Mid-Career Faculty Mentoring
William Maniscalco, M.D.,
University of Rochester School of
Medicine and Dentistry’s 2014
Academic Mentoring Award for
For mid-career faculty members, the key is to move beyond the very narrow focus of one’s own work and make an impact in the broader professional setting. Defining how one will accomplish this goal– whether through administrative responsibility, nationally collaborative research, major teaching and curriculum design roles, clinical innovations, or community and national service - is a major milestone.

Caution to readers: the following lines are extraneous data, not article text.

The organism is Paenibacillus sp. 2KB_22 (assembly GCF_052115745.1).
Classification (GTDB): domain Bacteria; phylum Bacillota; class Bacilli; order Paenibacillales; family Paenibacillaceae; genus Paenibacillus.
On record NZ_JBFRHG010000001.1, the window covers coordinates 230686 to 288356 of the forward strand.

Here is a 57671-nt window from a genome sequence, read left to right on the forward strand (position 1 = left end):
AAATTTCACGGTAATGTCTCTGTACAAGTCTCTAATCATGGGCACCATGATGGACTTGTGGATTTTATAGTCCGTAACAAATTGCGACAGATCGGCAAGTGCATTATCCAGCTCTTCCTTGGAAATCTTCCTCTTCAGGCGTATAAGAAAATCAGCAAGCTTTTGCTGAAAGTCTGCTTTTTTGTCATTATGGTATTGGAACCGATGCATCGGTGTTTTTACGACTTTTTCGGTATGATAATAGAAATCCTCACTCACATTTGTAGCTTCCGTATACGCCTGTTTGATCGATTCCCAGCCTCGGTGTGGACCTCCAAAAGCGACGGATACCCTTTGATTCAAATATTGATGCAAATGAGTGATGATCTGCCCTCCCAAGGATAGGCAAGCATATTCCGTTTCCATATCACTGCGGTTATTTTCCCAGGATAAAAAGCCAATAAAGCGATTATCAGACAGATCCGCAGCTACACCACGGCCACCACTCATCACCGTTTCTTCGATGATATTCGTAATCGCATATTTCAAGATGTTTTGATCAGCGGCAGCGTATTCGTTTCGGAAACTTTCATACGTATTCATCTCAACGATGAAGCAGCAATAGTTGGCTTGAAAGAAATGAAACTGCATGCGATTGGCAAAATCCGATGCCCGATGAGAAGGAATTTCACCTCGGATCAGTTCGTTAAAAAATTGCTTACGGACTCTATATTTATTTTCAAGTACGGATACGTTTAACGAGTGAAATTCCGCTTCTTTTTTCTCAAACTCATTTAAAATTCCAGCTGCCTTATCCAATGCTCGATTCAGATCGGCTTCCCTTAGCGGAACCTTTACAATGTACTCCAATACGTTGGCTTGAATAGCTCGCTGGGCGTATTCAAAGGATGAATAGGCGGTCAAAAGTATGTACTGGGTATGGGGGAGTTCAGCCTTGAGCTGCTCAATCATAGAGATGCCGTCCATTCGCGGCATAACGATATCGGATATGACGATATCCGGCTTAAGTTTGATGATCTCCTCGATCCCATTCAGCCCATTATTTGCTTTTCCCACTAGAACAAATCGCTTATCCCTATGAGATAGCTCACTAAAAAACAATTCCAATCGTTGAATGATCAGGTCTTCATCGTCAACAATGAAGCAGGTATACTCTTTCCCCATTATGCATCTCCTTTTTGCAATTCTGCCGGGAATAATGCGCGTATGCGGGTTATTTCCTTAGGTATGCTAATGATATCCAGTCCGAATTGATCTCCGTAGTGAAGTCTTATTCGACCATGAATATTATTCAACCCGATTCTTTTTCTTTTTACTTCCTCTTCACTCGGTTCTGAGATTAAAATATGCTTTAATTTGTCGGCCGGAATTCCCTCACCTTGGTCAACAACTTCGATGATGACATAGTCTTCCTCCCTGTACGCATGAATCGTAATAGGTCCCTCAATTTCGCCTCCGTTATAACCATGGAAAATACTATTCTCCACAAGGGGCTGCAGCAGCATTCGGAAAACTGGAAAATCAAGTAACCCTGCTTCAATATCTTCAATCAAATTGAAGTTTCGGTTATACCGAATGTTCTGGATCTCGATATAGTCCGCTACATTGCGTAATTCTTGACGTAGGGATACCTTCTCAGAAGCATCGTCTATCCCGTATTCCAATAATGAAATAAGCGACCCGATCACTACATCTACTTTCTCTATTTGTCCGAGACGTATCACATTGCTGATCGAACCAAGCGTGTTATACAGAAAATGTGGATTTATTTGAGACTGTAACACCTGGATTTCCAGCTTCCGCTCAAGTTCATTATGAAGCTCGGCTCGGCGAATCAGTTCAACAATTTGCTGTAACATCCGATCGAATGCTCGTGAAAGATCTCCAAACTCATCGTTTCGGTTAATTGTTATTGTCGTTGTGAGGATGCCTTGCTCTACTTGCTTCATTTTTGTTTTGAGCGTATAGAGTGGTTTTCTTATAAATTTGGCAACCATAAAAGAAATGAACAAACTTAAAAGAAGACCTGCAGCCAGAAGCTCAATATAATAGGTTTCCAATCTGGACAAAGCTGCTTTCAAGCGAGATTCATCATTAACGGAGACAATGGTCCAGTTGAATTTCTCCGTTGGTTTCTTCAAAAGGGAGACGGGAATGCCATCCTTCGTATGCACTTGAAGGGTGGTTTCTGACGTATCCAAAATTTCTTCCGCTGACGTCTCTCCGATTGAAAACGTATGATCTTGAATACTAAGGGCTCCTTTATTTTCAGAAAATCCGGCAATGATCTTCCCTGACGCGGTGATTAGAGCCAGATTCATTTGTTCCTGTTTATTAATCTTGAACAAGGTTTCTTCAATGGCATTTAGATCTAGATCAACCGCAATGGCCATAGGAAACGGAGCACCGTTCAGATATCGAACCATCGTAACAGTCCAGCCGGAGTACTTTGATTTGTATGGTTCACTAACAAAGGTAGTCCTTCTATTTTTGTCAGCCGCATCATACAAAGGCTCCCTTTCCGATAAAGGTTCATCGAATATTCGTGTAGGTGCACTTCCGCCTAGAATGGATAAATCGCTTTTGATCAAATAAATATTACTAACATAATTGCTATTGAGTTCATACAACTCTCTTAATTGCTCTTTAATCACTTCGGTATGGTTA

Once promoted to associate professor, faculty are encouraged but not required to continue meeting with their mentoring committees. Anticipatory guidance for mid-career faculty focuses on their increasingly deep academic pursuits, growing independence as scholars, development of unique teaching portfolios, establishment as master clinicians, and consideration of departmental leadership roles. Discussions may evolve around: requirements and timetable for promotion, redefining careers, effectively networking and garnering national and internal reputation. In addition to meeting regularly with mentorship committees, mid-career faculty benefit substantially from individual regularly scheduled meetings with their division chiefs.